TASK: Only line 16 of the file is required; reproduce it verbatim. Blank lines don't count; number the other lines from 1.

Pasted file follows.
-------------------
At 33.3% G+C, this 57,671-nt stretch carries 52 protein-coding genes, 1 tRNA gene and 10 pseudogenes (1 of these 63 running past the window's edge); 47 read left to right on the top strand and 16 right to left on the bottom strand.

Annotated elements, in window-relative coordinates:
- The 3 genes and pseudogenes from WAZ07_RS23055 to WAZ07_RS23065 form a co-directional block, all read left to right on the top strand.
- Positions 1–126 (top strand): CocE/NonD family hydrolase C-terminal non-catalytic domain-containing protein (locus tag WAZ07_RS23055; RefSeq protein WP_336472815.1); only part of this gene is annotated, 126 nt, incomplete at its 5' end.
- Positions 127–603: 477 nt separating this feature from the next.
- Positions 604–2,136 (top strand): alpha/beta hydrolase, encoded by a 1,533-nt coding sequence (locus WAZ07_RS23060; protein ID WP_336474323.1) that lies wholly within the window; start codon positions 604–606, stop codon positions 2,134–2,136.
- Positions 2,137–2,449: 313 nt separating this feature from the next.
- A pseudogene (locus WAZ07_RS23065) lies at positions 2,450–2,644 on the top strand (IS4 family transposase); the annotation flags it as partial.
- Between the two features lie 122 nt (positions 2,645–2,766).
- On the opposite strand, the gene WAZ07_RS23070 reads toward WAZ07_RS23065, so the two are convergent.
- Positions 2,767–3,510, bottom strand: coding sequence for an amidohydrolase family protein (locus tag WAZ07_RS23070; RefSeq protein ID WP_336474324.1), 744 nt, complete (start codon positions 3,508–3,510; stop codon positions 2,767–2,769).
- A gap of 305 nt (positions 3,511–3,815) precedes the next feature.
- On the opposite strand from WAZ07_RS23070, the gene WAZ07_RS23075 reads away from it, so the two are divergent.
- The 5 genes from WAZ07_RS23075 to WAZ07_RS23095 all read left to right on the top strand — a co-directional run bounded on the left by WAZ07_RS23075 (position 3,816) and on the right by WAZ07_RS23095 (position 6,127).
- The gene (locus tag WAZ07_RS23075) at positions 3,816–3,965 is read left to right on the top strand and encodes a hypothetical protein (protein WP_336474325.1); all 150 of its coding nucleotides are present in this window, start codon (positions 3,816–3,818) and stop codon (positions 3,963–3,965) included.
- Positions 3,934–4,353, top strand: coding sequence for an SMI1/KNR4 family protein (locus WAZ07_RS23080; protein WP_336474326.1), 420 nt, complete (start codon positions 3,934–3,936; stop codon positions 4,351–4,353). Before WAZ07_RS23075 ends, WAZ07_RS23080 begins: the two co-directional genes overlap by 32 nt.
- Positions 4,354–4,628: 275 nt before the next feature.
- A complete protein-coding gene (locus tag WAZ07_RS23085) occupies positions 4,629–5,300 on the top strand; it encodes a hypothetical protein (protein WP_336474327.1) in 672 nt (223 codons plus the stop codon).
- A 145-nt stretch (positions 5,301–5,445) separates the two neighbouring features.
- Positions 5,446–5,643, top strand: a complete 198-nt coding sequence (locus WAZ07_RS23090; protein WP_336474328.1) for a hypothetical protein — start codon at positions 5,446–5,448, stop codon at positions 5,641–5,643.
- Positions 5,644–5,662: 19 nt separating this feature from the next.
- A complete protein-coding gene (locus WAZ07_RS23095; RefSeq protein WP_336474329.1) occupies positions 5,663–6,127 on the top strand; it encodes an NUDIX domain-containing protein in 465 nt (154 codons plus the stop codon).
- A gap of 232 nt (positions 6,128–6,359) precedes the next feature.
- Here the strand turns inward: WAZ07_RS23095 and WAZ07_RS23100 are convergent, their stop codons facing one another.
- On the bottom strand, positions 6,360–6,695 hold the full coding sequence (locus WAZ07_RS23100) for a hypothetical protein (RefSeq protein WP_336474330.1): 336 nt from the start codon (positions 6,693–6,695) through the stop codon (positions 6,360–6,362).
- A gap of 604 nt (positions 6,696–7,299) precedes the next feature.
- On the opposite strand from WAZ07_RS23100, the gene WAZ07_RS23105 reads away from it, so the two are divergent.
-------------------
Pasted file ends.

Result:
- Positions 3,934–4,353, top strand: coding sequence for an SMI1/KNR4 family protein (locus WAZ07_RS23080; protein WP_336474326.1), 420 nt, complete (start codon positions 3,934–3,936; stop codon positions 4,351–4,353). Before WAZ07_RS23075 ends, WAZ07_RS23080 begins: the two co-directional genes overlap by 32 nt.